Mr. Trump targeted Chinese-made cars when he issued his first tariffs on $50 billion in Chinese-made goods, marking the opening salvo of the trade war. China retaliated by raising tariffs on American-made cars to 40 percent, compared with 15 percent on cars from everywhere else.
Still, it was far from clear that was the case, and industry experts said the president’s Twitter post seemed to leave open a variety of interpretations.
One possibility is that Mr. Trump was mistakenly referring to China’s move this summer to reduce tariffs on auto imports from everywhere to 15 percent from 25 percent. China’s retaliatory tariffs brought the rate on American-made cars up to 40 percent.
Another possibility is that a deal on cars was part of a larger agreement alluded to in vague statements the United States issued on Saturday night, when the truce was first announced. The Trump administration said China had agreed to purchase “agricultural, energy, industrial, and other product from the United States.” As a practical matter, China would have to lower its tariffs on American-made goods or those purchases would be more expensive.
But that would be politically sensitive in China because the Buenos Aires accord allows the United States to keep its tariffs on $250 billion in Chinese-made goods, though Washington agreed to postpone a Jan. 1 increase in tariff rates.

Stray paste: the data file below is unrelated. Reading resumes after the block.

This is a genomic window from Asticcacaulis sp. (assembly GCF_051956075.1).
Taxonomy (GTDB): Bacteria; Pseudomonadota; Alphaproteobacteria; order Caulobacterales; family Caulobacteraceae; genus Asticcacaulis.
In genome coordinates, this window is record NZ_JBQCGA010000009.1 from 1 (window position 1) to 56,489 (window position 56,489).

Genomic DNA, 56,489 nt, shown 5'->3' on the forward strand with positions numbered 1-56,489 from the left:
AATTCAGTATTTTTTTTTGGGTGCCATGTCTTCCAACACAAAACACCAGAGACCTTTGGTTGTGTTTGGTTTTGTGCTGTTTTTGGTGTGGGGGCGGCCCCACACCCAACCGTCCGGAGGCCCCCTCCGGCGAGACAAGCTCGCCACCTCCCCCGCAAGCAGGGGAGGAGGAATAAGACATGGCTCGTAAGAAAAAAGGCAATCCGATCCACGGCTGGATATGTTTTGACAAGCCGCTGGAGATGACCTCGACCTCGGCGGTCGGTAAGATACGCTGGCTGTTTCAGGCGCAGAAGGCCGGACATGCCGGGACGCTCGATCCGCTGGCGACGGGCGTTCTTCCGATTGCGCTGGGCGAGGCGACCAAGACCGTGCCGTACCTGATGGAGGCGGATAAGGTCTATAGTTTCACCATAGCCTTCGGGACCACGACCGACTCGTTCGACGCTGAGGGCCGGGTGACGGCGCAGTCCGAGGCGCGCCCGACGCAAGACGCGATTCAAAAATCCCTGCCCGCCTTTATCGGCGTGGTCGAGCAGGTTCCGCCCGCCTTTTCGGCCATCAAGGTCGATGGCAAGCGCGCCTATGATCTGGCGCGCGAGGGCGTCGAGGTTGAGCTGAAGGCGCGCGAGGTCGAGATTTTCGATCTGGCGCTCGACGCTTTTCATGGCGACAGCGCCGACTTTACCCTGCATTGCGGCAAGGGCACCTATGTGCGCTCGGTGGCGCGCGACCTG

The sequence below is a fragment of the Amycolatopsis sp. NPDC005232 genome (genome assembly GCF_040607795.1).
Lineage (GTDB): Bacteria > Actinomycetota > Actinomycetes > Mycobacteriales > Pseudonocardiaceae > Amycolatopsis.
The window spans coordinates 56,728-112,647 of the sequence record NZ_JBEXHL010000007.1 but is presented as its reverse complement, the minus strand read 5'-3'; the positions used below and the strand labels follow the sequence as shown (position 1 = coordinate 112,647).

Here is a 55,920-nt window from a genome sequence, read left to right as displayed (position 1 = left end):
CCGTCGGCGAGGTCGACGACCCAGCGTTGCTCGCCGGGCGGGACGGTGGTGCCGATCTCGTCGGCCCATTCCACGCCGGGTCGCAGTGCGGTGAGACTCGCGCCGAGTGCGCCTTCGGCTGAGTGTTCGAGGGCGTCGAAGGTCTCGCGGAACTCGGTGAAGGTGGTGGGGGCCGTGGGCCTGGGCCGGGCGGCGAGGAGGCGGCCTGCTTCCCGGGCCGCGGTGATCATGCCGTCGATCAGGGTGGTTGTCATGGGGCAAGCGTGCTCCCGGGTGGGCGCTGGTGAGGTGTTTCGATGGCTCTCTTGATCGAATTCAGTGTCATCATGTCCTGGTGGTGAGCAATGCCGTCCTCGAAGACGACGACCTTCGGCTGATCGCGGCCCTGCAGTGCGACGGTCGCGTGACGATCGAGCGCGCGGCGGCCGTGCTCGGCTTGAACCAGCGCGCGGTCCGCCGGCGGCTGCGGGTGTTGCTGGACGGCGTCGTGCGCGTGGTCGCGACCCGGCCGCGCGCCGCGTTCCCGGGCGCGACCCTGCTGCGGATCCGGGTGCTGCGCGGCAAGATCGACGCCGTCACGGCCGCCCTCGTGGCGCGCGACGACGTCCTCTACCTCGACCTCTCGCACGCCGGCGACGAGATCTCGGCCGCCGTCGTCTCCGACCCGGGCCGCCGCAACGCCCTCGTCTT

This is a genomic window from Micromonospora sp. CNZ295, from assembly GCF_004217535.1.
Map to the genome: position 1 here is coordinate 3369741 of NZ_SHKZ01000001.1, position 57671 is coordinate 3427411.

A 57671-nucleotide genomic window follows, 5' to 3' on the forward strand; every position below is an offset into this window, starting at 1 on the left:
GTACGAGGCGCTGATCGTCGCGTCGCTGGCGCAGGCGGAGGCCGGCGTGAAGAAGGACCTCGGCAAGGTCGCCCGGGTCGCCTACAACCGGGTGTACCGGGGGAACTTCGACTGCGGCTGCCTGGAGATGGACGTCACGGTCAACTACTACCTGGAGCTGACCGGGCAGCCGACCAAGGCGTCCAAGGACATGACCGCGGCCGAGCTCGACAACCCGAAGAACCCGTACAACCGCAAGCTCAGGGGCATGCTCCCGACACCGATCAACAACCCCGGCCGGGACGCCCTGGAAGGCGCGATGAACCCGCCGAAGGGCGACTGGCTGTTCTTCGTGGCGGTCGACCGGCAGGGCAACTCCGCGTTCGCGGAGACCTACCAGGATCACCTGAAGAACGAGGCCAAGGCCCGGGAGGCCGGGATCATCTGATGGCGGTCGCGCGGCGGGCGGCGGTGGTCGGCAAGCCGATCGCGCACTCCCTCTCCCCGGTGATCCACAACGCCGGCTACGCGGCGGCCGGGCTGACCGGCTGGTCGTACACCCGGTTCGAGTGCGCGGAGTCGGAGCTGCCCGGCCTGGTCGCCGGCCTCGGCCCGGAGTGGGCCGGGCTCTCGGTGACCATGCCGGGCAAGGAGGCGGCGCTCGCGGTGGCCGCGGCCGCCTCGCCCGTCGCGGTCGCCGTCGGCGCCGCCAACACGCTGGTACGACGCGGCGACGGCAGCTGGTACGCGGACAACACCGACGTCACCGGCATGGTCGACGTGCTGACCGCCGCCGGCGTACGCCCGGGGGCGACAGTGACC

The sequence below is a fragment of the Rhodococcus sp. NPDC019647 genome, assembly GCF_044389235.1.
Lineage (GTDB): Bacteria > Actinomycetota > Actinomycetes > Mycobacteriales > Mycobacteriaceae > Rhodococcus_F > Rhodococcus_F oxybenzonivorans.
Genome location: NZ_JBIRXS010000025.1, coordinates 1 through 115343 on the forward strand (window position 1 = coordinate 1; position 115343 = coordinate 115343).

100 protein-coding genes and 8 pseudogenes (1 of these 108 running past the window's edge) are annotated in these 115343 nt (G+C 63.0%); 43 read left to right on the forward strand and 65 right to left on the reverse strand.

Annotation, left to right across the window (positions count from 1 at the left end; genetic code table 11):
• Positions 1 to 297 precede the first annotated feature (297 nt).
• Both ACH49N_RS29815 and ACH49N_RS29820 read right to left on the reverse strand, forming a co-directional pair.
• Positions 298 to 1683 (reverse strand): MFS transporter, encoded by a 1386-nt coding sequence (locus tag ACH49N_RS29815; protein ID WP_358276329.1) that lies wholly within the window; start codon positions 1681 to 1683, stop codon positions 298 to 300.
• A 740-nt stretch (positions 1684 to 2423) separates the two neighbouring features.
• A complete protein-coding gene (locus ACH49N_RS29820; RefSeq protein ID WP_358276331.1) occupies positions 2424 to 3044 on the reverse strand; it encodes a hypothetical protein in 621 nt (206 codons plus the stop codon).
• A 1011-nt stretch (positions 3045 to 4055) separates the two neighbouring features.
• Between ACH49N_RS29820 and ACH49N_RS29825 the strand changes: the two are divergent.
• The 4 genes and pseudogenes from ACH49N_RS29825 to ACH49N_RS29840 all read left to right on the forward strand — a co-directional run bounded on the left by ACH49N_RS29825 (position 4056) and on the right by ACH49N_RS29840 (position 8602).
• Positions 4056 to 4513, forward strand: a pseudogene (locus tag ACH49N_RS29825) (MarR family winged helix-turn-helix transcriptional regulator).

If cuts in tariffs on American-made cars are in the works, the biggest beneficiaries are likely to be German. BMW and Mercedes both produce sport utility vehicles in the United States and export them all over the world, including a combined total of roughly 180,000 a year to China. That is still a tiny share of China’s auto market, which reached 24.7 million cars sold last year.
American brands in China usually have a local flavor. General Motors ships almost no American-built vehicles to China. Fiat Chrysler ships some Jeep Grand Cherokees but has a huge new factory in southern China to build most other Jeeps. Ford ships a few Lincolns but is in the process of shifting production of these models for the Chinese market to factories in China. Tesla ships electric cars to China from the United States but is preparing to build its own factory in Shanghai.
Any reduction in tariffs “is very good news for some niche products,” said Yale Zhang, the managing director of Automotive Foresight, a Shanghai consulting firm. “The international giants have already localized most of their mass production cars.”